Anti-war letters mailed to Quebec soldiers

Updated Mon. Jun. 11 2007 4:52 PM ET, Canadian Press

MONTREAL -- Some of the Quebec soldiers facing deployment to Afghanistan later this year will be waking up this week to find opposition to the war right on their doorsteps.

The first of about 3,000 letters mailed by antiwar protesters are expected to start showing up in neighbourhoods around the military base in Valcartier, Que., home to the Royal 22nd Regiment.

More than 2,000 Van Doos, as they're known, are scheduled to depart for Afghanistan beginning in August.

"You can refuse to participate in this war,'' says the missive, mailed last week by four Quebec-based antiwar groups.

"Your deployment in Afghanistan means complicity with the civilian deaths and other activities... that are tantamount to war crimes.''

It cites the potential for the torture of prisoners transferred by Canadian troops to their Afghan counterparts.

The letter blames media for marginalizing the "Afghani resistance'' to foreign occupation as the work of the Taliban, and tells soldiers they will become "cannon fodder'' in the war-torn region.

The 2,000-odd soldiers from Valcartier who head to Kandahar will join a small contingent who have been there since December.

Capt. Mathieu Dufour, spokesman for the base, said Monday he hadn't heard from anyone who had received a letter.

Aside from that, Dufour said, the military will not be comment any further on what he called a "political movement.''

"They can do whatever they think they have to do,'' he said. "This is a democracy.''

As the Canadian death toll in Afghanistan has grown, so has debate about the war.

A Decima Research poll released exclusively to The Canadian Press on Monday found 67 per cent of Canadians surveyed wanted the mission to end as scheduled in 2009, rather than be extended.

In Quebec, where opposition has consistently been the highest, 72 per cent said Canada should withdraw troops by February 2009.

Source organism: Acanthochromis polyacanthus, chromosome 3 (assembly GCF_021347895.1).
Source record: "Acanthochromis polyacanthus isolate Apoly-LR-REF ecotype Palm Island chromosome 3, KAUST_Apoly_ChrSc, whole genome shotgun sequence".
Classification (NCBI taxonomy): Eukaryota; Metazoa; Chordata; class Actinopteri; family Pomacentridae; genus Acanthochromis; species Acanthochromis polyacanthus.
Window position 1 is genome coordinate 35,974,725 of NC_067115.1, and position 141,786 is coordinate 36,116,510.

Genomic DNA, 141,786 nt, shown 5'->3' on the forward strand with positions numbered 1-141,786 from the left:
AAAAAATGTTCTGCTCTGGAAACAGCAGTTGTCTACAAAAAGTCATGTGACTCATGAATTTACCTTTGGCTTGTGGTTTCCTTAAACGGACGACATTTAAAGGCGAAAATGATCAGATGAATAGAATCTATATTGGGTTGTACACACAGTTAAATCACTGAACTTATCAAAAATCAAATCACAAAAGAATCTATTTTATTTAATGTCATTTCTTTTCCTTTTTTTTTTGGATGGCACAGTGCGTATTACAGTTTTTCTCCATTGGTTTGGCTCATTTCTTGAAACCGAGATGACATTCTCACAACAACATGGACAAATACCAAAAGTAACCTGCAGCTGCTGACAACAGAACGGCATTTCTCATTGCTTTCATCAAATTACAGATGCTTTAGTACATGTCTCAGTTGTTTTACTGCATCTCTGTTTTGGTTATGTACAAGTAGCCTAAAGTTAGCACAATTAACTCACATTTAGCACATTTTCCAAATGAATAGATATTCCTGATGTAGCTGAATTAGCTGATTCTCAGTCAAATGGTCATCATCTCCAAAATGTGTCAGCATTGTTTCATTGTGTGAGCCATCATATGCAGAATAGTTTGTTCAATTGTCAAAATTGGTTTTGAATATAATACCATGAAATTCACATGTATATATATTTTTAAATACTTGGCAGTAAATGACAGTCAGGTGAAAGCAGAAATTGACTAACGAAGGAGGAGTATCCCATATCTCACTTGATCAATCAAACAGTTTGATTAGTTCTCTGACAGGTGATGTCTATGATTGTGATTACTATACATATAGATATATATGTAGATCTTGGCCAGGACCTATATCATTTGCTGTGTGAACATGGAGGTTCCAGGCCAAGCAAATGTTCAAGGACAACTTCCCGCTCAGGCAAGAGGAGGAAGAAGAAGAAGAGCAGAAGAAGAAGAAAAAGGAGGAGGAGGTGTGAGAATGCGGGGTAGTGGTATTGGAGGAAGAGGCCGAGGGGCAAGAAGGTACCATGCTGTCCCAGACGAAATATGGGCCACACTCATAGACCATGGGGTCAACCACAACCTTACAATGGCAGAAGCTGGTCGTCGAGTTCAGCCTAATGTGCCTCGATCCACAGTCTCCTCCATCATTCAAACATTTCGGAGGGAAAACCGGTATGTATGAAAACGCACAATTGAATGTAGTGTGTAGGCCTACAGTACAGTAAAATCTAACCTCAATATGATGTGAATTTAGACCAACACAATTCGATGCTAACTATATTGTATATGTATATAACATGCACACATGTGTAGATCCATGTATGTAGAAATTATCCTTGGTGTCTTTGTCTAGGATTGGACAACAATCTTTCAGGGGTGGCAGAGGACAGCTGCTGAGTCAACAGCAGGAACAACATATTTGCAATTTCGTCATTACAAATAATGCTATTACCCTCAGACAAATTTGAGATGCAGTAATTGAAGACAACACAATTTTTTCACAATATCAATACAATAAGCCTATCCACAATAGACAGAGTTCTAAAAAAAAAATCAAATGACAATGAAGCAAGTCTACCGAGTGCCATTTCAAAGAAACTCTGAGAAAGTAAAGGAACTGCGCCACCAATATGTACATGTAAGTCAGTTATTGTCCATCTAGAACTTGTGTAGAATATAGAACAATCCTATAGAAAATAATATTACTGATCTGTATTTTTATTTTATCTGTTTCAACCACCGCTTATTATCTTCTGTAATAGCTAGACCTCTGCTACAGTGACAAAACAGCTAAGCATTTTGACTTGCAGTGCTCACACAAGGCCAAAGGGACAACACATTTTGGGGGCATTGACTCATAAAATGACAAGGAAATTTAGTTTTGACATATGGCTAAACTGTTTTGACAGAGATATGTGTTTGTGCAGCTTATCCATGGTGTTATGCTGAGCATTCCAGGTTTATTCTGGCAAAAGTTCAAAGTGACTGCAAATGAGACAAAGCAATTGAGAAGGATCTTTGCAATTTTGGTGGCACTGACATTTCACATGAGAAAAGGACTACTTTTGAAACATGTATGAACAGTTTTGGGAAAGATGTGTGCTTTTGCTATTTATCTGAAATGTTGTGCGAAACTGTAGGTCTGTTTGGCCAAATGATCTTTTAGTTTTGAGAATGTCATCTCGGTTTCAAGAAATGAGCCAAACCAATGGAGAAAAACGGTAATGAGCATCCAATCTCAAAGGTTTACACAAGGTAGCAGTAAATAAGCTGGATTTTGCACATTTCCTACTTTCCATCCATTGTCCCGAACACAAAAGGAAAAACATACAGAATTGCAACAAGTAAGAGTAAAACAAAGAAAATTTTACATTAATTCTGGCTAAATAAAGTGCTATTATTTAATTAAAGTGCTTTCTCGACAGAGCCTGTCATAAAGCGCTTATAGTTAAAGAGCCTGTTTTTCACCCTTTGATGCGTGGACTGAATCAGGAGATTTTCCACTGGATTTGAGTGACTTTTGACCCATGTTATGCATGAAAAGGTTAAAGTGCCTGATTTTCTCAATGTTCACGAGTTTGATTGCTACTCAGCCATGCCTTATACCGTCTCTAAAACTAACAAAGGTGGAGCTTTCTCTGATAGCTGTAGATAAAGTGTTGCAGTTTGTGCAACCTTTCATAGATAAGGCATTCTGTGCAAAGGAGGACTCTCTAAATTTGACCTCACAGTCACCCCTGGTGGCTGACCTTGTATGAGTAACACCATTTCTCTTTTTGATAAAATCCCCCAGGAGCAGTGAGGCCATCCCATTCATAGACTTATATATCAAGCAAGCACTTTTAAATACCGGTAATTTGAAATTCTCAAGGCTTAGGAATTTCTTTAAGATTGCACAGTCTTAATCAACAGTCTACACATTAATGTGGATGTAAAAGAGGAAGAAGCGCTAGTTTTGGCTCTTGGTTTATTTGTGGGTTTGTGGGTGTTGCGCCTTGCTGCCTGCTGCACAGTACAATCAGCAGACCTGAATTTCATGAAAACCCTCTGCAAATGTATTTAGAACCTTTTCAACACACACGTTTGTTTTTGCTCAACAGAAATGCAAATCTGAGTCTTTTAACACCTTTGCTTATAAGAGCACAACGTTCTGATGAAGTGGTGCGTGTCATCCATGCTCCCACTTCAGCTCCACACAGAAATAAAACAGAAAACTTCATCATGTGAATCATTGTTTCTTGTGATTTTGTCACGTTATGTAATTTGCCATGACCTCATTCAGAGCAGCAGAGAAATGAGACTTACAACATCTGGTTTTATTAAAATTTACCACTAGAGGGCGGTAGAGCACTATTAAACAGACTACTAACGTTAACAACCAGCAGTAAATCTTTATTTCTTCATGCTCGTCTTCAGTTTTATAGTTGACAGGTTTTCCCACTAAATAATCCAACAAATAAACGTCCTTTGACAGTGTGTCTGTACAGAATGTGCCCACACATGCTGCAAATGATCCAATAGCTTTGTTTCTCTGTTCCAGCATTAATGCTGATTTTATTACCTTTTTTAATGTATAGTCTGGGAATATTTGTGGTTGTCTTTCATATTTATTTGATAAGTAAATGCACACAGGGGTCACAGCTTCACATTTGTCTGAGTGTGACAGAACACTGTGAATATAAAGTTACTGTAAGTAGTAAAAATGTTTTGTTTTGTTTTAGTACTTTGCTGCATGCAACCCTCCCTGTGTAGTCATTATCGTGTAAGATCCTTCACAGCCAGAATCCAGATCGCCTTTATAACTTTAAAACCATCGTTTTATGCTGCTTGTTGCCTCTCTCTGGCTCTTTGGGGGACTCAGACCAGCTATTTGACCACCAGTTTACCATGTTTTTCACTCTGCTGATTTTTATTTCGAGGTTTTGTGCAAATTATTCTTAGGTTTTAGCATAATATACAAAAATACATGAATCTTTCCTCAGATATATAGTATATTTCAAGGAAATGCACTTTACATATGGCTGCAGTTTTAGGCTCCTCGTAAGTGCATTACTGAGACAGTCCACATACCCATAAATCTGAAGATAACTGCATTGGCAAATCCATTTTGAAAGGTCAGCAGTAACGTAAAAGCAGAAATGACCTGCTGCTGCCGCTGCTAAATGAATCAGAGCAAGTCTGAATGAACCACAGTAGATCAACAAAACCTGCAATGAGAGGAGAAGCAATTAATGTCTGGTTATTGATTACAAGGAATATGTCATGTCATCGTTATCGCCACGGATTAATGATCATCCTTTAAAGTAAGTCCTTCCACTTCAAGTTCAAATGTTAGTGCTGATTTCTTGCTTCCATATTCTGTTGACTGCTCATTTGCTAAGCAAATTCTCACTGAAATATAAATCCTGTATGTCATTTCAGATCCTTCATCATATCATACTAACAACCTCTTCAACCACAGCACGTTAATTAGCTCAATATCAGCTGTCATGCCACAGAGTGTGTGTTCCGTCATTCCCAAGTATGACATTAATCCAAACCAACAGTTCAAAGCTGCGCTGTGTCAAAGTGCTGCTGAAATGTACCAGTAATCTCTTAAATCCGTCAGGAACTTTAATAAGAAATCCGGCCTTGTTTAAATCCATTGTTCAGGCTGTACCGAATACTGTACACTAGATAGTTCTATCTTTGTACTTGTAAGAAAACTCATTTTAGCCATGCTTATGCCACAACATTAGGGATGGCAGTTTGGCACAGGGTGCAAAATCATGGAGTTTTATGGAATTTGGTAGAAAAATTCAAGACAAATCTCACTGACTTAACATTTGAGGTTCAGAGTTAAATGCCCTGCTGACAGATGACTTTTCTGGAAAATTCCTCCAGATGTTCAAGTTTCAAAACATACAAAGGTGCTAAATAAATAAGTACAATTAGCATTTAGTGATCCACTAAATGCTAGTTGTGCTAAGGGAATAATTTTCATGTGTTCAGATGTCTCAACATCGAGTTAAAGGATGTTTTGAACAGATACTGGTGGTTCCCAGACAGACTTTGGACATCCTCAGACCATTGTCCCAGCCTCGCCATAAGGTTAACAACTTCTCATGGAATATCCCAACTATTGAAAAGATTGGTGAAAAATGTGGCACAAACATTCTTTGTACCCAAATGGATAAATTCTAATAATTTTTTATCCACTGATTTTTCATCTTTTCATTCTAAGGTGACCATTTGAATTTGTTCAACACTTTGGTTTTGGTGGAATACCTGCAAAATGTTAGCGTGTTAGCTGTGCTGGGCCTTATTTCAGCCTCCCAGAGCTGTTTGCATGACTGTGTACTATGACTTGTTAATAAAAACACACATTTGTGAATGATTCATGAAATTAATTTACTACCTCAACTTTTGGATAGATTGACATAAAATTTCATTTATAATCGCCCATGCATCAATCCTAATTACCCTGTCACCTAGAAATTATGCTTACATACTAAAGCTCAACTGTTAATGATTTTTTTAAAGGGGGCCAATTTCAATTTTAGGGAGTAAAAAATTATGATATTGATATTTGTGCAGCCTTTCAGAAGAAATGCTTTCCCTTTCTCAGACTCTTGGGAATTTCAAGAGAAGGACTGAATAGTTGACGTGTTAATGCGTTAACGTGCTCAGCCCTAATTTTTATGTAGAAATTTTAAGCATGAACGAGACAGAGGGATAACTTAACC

Sophie Schoen, a spokeswoman for the antiwar groups, said the letters are a direct appeal to soldiers, who she said are increasingly questioning Canada's role in Afghanistan.

"What we're saying is if you're ready to not go, we're ready to support you in that and to fight with you,'' Schoen said.

The groups have set up a phone line and an e-mail address for soldiers disillusioned with the war.

War objectors have become a regular occurrence in the United States, where, according to a report published Monday, 11,000 soldiers have gone absent without leave since the start of the Iraq war.

In Canada, the Department of National Defence said that is not the case.

"As far as we know we have had zero people refuse to go (to Afghanistan), we have had zero deserters,'' said Cmdr. Denise LaViolette.

Two years ago, a military reservist said he was threatened with court martial and jail time for refusing to participate in a training exercise. Francisco Juarez said the training would eventually have seen him in Afghanistan.

In the end, Juarez, a former navy seaman who transferred to the reserves, was fined $500 and discharged without honour.

Reservists, like Juarez, have to volunteer to go to Afghanistan but deployment orders are mandatory for full-time members of the military.

LaViolette said soldiers have been excused from service overseas for medical or personal reasons.

But "simply not wanting to deploy is not a reason,'' she said.

Canada currently has 2,500 soldiers on the ground in Afghanistan. Since the war began in 2002, approximately 14,900 troops have served.

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